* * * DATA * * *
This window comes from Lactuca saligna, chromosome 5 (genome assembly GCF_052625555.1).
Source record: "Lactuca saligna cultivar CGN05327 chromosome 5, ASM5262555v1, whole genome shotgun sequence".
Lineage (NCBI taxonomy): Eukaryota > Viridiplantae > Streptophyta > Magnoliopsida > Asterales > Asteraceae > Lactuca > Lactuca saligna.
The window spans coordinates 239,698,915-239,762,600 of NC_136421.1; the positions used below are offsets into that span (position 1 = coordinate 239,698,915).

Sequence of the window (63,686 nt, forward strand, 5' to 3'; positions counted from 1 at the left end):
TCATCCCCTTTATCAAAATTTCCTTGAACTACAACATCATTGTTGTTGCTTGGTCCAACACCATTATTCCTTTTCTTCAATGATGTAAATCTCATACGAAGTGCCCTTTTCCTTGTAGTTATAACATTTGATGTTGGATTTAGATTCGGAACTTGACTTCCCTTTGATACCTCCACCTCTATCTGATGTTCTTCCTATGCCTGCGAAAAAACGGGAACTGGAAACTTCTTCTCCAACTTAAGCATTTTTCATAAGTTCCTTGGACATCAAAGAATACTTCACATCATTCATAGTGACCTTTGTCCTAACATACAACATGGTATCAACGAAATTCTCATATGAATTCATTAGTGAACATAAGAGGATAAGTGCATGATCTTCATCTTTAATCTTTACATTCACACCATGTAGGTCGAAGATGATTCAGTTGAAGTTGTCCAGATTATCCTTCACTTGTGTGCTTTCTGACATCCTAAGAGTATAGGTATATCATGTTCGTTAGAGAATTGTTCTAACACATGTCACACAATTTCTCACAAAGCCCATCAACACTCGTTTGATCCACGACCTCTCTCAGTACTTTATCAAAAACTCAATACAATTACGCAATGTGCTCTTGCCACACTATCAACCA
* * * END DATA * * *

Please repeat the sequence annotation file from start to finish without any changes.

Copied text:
This window comes from Lactuca saligna, chromosome 5 (genome assembly GCF_052625555.1).
Source record: "Lactuca saligna cultivar CGN05327 chromosome 5, ASM5262555v1, whole genome shotgun sequence".
Lineage (NCBI taxonomy): Eukaryota > Viridiplantae > Streptophyta > Magnoliopsida > Asterales > Asteraceae > Lactuca > Lactuca saligna.
The window spans coordinates 239,698,915-239,762,600 of NC_136421.1; the positions used below are offsets into that span (position 1 = coordinate 239,698,915).

Sequence of the window (63,686 nt, forward strand, 5' to 3'; positions counted from 1 at the left end):
TCATCCCCTTTATCAAAATTTCCTTGAACTACAACATCATTGTTGTTGCTTGGTCCAACACCATTATTCCTTTTCTTCAATGATGTAAATCTCATACGAAGTGCCCTTTTCCTTGTAGTTATAACATTTGATGTTGGATTTAGATTCGGAACTTGACTTCCCTTTGATACCTCCACCTCTATCTGATGTTCTTCCTATGCCTGCGAAAAAACGGGAACTGGAAACTTCTTCTCCAACTTAAGCATTTTTCATAAGTTCCTTGGACATCAAAGAATACTTCACATCATTCATAGTGACCTTTGTCCTAACATACAACATGGTATCAACGAAATTCTCATATGAATTCATTAGTGAACATAAGAGGATAAGTGCATGATCTTCATCTTTAATCTTTACATTCACACCATGTAGGTCGAAGATGATTCAGTTGAAGTTGTCCAGATTATCCTTCACTTGTGTGCTTTCTGACATCCTAAGAGTATAGGTATATCATGTTCGTTAGAGAATTGTTCTAACACATGTCACACAATTTCTCACAAAGCCCATCAACACTCGTTTGATCCACGACCTCTCTCAGTACTTTATCAAAAACTCAATACAATTACGCAATGTGCTCTTGCCACACTATCAACCA